Thus, there is a need for a smaller and lower cost optical isolator component that meets or exceeds the performance, reliability and manufacturability requirements of current components.
The present invention is directed towards the above need. An apparatus in accordance with the present invention includes a housing tube, a first and second collimator, each of which is affixed within the housing tube to receive and collimate light signals from an optical fiber connected to each collimator and an optically isolating core assembly which also resides within the housing tube between the two collimators. The core assembly is joined directly to one of the collimators while the other collimator is alignable to the core assembly. Each of the collimators and the core assembly are pre-aligned to minimize insertion loss. The core assembly includes a cylindrical permanent magnet within which reside a pair of birefringent wedges and an optical rotator disposed between and joined on either side to the wedges. Each collimator includes a glass ferrule for holding an optical fiber and a GRIN lens for collimating light received from the optical fiber. Each collimator is affixed to the housing tube by means of solder joints and the alignable collimator is adjustable for alignment by means of these solder joints.
A method in accordance with the present invention includes the steps of providing an aligned first collimator and second collimator and an aligned core assembly. The core assembly is then joined to the first collimator and aligned to the first collimator to minimize insertion loss Then the first and second collimators are affixed within a housing tube and the second collimator is adjusted to be in alignment with the core assembly.
An advantage of the present invention is that the optical isolator is smaller in length because of the construction of the core assembly and small in diameter because of the construction of the collimators.
Another advantage of the present invention is that the optical isolator has improved optical performance because each of the elements is pre-aligned before assembly into the housing tube with the only adjustment required being that of the second collimator to the core assembly.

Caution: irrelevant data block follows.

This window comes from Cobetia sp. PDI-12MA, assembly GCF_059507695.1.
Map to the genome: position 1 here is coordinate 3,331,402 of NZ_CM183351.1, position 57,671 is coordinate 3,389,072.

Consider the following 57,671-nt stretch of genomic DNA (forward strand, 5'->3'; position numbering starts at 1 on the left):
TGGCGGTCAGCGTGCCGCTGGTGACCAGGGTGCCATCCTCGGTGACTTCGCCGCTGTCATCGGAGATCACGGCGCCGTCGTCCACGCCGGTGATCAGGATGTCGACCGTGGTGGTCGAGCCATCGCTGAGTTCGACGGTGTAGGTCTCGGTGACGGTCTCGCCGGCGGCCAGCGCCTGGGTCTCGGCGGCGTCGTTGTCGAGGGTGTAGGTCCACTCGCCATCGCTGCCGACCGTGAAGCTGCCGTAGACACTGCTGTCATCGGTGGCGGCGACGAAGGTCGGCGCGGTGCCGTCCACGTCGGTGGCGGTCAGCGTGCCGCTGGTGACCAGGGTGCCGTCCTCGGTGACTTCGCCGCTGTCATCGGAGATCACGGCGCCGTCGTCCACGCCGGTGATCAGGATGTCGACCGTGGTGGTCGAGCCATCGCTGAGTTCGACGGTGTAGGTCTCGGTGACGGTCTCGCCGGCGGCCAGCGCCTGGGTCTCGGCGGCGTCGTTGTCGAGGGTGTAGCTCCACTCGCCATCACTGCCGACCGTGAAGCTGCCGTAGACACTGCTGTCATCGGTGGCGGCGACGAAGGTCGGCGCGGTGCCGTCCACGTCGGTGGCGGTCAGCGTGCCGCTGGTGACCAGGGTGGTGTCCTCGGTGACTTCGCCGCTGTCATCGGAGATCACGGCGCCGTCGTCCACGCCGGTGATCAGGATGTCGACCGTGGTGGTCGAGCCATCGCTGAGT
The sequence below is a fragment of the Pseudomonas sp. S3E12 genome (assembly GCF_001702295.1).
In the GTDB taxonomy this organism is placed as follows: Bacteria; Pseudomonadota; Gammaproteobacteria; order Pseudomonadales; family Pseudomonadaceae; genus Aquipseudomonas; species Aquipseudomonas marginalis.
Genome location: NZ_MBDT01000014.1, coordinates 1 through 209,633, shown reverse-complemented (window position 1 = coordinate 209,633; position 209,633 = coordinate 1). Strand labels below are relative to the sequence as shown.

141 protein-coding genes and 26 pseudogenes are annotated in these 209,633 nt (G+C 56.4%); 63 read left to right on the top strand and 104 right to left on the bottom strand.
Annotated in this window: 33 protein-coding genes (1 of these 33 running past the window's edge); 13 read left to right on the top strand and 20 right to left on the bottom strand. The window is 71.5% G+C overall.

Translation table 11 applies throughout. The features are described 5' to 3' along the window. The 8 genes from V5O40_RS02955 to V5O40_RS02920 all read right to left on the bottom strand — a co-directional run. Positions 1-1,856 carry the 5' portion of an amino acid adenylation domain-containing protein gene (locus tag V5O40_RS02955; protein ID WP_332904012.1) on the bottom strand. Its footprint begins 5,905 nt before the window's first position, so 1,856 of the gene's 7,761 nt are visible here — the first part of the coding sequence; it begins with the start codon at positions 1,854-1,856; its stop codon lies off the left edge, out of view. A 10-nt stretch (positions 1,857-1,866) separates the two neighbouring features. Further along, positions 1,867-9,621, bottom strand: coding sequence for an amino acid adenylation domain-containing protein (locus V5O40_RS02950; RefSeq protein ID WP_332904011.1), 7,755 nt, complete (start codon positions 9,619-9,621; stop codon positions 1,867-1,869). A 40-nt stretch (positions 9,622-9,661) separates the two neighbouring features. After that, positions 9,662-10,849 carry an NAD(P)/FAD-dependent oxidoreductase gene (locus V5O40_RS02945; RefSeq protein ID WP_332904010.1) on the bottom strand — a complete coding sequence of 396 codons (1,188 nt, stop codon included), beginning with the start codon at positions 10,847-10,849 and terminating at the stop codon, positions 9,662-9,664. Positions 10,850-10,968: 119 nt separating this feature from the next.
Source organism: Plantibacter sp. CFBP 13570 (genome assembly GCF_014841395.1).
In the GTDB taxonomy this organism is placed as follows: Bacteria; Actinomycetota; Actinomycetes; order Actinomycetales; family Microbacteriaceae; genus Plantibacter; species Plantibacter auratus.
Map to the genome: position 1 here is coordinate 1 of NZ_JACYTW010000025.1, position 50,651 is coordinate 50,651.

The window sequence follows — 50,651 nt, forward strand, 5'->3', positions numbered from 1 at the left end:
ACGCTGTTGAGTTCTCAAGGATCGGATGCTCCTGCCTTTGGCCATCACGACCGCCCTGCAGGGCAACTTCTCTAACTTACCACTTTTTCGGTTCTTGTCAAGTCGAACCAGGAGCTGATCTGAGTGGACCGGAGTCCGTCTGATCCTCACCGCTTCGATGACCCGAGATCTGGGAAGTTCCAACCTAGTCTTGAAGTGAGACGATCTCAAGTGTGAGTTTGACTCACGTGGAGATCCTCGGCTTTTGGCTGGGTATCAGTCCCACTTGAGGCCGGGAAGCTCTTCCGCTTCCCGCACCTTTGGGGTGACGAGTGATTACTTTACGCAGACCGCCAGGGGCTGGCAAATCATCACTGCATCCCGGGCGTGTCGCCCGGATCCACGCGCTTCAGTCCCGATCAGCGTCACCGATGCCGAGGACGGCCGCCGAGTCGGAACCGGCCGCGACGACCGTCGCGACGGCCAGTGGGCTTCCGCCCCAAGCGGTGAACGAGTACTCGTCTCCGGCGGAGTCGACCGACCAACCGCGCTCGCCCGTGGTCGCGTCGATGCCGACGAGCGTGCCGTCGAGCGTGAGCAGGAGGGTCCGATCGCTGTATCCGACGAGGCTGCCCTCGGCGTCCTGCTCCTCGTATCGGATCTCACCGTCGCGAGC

Another advantage is improved reliability because each element is pre-aligned and there is only a single element that needs alignment at final assembly.
Another advantage is improved manufacturability because only elements that have low insertion loss are assembled into a final unit with only one adjustment being made at final assembly, that of aligning the second collimator to the core assembly. This guarantees an improved yield of high quality devices.
These and other features, aspects and advantages of the present invention will become better understood with regard to the following description, appended claims, and accompanying drawings where:
FIG. 1 shows a typical prior art optical isolator;
FIGS. 2A and 2B show a series of diagrams that set forth the operation of an isolator;
FIG. 3 shows a cross-section of an embodiment of an optical isolator in accordance with the present invention;
FIG. 4 shows a cross-section of a collimator of the present invention in more detail;
FIG. 5 shows a cross-section of a core assembly of the present invention in more detail;
FIG. 6 shows a flow chart of the assembly process for an optical isolator in accordance with the present invention;
FIGS. 7A and 7B show a fixture, in accordance with the present invention, for assembling a collimator; and
FIG. 8 shows a flow chart of the assembly process in accordance with the present invention, for a collimator.
FIG. 3 shows a cross-sectional view of an embodiment of an optical isolator 110 in accordance with the present invention. Housed within a gold-coated stainless-steel housing tube 181, are gold-coated stainless-steel collimator holders 127 and 147 and cylindrical permanent magnet 135. In one version of the present invention, housing tube is cylindrical with a length in the range of about 18 to 19 mm, an inner diameter in the range of 3.0 to 3.2 mm and an outer diameter in the range of about 4.3 to 4.4 mm.